What do I do if a tree or other hazard is blocking part of the trail?
Ah yes, we have a team of highly qualified “ski and slashers” on staff for just this occasion! If you encounter a tree or branch obstructing a trail, please let our staff know and someone will be sent out on a “ski and slash” mission to cut back the offending branches.
To try and abate problematic trees, our volunteers spend two to three months every fall pruning our trails after the wildfire risk drops and the trees stop growing. This is a momentous task, as we have over 110 km of ski and snowshoe trails, both sides of which require pruning, for a total linear distance of 220 km! To put that into perspective, that is the distance from Kelowna to the USA border and back. Also, 2 meters of snow plus 2 meters of skier means we have to prune to about 4 meters vertical. This is a huge task. Very important, but huge. It is amazing how much the trees grow over the summer.
Can we have a warming hut at the Crystal summit?
This initiative is in play right now. We are currently fundraising for a cabin at the Panorama Ridge summit and we plan to build one at the Crystal Summit too, subject to funding. Please donate to our fundraiser — you even get a charitable donation tax receipt.
Do you post road conditions on the website?
Plowing and sanding the road to Telemark falls within the purview of the City of West Kelowna. Since road maintenance occurs on an unpredictable schedule and frequency, we do not post the road conditions on our website to avoid providing incorrect information. Glenrosa residents often post real-time road updates on their Facebook group: https://www.facebook.com/groups/825078517573632
How do I receive club communications?
If you buy a season pass, your email address is added to our e-newsletter distribution list. We send out emails to our season pass holders whenever there is something interesting to share, on average about every 2 weeks. The information is also posted on the home page. Season passes go on sale at early bird prices in August. If you intend to ski or snowshoe at least eight times a year, a season pass is more cost effective than a day pass.
Why don’t I receive the day pass confirmation emails?
For every purchase in our online store, we send a confirmation email plus a separate email for each item purchased. If you do not receive one or both emails, please send details to email@example.com so we can troubleshoot.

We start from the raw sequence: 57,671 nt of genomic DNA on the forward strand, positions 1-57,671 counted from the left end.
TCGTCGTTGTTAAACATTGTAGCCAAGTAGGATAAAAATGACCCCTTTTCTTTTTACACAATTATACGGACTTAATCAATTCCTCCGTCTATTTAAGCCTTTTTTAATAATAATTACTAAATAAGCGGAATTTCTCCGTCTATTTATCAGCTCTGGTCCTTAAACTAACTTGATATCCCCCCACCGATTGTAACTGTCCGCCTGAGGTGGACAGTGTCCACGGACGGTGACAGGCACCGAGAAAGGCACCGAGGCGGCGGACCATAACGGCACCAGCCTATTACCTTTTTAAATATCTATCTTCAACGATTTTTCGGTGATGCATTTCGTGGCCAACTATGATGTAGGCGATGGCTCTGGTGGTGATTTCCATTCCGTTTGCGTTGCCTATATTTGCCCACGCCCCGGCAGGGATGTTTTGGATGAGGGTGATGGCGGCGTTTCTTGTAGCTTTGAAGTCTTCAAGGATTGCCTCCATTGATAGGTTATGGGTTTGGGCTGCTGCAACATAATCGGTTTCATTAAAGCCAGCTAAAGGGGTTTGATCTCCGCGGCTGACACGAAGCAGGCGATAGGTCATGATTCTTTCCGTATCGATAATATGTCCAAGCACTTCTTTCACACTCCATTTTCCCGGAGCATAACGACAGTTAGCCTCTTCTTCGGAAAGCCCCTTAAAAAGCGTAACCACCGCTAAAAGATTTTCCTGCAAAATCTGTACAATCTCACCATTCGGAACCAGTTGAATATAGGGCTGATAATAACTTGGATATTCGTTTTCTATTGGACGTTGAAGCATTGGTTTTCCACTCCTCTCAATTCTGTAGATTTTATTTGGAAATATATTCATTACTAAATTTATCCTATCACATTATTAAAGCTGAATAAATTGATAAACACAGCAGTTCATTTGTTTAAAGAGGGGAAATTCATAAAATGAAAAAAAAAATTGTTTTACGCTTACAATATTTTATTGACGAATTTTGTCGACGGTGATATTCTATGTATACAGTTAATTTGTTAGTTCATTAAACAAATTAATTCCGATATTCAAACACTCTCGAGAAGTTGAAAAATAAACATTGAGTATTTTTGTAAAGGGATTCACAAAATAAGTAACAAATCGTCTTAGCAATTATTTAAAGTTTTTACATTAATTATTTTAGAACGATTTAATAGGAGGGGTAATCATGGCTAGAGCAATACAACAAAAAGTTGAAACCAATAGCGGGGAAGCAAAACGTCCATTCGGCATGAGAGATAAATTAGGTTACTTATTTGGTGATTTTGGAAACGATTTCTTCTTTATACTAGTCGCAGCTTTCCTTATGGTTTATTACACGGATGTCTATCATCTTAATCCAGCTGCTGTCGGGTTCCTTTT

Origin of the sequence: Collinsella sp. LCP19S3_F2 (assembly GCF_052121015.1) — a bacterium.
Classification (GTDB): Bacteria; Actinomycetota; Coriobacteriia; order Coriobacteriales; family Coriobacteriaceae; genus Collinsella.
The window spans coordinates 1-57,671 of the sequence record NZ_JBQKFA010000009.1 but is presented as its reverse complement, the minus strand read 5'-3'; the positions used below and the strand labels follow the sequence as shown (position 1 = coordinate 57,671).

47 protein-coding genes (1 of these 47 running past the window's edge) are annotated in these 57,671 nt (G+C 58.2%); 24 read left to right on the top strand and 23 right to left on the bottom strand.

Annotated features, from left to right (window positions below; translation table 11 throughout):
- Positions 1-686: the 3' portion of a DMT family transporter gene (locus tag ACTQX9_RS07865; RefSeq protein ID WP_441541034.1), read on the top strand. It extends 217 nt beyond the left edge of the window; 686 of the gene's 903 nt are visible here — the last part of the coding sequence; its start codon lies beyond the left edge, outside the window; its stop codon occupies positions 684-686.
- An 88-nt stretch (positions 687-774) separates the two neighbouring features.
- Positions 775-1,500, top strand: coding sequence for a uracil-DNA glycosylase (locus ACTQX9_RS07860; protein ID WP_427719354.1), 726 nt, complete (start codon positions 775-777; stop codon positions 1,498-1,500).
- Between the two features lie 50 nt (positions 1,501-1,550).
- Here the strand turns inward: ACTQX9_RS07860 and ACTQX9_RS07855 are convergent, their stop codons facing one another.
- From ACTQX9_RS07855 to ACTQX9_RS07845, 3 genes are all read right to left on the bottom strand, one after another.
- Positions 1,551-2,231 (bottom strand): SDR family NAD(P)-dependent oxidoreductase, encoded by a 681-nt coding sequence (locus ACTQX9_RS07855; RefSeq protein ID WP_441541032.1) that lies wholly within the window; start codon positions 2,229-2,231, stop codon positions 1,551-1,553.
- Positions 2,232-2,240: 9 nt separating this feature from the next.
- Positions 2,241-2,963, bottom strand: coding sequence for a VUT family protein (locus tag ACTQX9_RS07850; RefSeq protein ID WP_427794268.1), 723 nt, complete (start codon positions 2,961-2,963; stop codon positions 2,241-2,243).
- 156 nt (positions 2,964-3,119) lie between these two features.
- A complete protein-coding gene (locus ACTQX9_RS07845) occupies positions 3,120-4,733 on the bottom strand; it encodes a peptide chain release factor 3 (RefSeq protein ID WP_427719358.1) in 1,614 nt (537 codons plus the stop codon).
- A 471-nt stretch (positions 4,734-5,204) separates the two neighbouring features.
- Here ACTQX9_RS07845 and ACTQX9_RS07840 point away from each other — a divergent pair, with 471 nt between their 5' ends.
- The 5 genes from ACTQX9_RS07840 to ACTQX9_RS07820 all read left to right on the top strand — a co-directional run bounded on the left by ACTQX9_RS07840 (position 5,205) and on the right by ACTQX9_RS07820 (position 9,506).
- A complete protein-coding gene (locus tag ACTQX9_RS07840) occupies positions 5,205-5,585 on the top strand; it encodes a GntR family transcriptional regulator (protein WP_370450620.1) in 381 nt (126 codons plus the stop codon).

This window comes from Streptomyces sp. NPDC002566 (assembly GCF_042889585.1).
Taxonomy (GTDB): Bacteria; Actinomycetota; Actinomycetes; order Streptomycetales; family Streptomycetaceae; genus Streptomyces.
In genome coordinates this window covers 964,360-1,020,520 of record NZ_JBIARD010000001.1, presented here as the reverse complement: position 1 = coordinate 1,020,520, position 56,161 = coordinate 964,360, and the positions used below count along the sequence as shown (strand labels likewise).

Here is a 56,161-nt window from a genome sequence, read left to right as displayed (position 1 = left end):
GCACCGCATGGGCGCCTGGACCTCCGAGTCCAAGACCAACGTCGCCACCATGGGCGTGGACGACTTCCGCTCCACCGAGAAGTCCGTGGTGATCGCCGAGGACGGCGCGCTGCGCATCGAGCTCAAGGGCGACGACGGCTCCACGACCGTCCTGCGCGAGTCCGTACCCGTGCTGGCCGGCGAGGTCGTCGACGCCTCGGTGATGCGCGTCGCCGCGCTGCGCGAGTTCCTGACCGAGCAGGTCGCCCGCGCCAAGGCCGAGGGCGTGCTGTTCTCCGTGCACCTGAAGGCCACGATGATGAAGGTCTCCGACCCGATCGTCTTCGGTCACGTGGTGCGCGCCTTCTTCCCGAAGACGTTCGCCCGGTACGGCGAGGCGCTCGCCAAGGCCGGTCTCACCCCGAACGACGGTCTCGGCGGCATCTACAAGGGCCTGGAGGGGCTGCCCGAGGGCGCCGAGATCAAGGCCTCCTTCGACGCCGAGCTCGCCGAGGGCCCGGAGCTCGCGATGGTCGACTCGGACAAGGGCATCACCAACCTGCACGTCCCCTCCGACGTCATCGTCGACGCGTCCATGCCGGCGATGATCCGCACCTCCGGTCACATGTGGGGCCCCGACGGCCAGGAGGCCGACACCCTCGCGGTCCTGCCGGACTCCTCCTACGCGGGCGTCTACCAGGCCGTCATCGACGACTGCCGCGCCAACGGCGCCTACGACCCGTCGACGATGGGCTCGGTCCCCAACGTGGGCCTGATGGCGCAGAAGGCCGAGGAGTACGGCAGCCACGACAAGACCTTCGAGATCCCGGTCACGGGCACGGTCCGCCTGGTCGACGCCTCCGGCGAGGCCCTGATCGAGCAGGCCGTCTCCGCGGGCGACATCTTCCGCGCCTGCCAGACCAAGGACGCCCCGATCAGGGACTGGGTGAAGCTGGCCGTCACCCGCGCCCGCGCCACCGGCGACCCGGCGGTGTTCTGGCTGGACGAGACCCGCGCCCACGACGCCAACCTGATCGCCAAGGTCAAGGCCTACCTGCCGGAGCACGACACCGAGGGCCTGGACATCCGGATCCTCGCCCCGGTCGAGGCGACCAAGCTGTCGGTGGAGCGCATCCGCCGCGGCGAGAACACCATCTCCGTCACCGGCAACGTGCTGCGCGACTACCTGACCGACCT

Where do I find information youth and adult programs?
It is on the website under the “programs” tab.
Are there seniors discounts?
There is a “Super Senior” discount on season passes.
Where do I find information about events?
Everything is posted on the Club calendar as soon as the details are available. You can also search the site for information about past events.
Do you have any summer programs?
No, but you are welcome to use the property, at your own risk, for hiking, biking, or horseback riding. By order of the BC Ministry of Forests, Lands, Natural Resource Operations and Rural Development and the terms of our lease, no motorized sports or vehicles are permitted on the property. Black flies and mosquitos love it here so come prepared, and remember that all fire bans and restrictions must be observed.
NEWS FLASH! There is a rumour circulating that there may soon be a world class disc golf course at Telemark! Watch for updates.
What are you doing about climate change?
Sharing our thoughts on this important topic, the board has concluded that
- the climate models and our actual recent experience indicate that we will probably get longer seasons and more snow in the Okanagan and,
- it is unlikely to have a significant impact on the Club within the next 10 year time frame.
For the time being, we plan to continue business as usual.
We recently installed a solar array to take us to “net zero” power consumption. Also, whenever a trail light burns out, we replace it with an LED fixture and we recently extended grid power to the biathlon range replacing the inefficient gas generator.
When we purchased our current groomer, after down-selecting for models meeting the minimum needs for our grooming, we selected the model offering the best fuel economy and smallest environmental footprint.
Finally, we are excited to have confirmed an order for one of the first ever all-electric snowmobiles designed and manufactured by Canadian startup Taiga. We expect to receive our machine before the snow flies in December 2022.